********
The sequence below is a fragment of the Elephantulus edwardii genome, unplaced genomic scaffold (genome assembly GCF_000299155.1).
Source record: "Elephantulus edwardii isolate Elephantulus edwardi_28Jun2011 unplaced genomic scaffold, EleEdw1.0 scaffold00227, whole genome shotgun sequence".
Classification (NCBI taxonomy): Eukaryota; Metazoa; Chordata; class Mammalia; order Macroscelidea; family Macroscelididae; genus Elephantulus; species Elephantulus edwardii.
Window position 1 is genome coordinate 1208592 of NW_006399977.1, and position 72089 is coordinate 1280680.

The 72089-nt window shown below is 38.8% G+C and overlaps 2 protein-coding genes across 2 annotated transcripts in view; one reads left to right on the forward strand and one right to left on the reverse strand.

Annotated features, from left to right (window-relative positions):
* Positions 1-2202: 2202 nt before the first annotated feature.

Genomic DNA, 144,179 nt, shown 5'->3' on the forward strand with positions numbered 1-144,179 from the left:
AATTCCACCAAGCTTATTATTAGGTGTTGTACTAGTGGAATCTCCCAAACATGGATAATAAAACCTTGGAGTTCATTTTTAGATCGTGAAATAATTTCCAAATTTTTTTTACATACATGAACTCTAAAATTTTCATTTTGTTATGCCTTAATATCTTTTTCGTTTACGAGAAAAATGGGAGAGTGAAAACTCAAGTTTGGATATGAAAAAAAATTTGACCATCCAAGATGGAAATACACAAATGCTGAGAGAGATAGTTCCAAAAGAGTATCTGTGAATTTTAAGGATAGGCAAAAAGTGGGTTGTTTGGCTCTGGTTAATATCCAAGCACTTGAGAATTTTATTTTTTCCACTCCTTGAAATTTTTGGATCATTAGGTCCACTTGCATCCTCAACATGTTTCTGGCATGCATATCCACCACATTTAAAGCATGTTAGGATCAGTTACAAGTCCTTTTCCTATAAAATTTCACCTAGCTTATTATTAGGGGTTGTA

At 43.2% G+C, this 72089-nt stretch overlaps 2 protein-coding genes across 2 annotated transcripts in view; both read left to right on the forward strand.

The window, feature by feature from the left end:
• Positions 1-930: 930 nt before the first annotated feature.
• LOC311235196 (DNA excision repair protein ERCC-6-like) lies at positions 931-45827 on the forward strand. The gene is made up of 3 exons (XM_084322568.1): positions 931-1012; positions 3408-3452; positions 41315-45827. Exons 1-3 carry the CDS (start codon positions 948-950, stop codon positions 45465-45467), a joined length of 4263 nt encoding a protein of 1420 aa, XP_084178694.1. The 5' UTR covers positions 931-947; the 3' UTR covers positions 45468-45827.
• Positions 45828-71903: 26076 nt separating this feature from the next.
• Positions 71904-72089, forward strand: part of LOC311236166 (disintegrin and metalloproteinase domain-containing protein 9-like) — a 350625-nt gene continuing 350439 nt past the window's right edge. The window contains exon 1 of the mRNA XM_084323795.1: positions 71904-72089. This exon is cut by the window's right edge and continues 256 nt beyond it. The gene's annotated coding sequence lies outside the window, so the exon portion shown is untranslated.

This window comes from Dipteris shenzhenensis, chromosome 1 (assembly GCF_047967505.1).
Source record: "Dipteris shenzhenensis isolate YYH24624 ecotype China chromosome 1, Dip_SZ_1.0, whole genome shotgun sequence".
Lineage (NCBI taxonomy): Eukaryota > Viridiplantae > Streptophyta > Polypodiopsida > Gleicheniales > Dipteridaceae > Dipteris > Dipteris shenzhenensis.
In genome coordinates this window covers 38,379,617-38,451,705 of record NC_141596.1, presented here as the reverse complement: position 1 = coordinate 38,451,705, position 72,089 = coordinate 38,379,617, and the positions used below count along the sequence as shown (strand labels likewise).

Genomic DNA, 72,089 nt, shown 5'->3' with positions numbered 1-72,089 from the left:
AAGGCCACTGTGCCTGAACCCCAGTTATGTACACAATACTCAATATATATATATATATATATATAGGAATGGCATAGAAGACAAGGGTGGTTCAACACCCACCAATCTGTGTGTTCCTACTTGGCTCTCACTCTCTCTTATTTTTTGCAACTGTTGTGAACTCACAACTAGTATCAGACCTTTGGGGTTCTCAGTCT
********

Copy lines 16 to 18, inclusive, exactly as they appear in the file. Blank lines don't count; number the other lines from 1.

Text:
This window comes from Dipteris shenzhenensis, chromosome 1 (assembly GCF_047967505.1).
Source record: "Dipteris shenzhenensis isolate YYH24624 ecotype China chromosome 1, Dip_SZ_1.0, whole genome shotgun sequence".
Lineage (NCBI taxonomy): Eukaryota > Viridiplantae > Streptophyta > Polypodiopsida > Gleicheniales > Dipteridaceae > Dipteris > Dipteris shenzhenensis.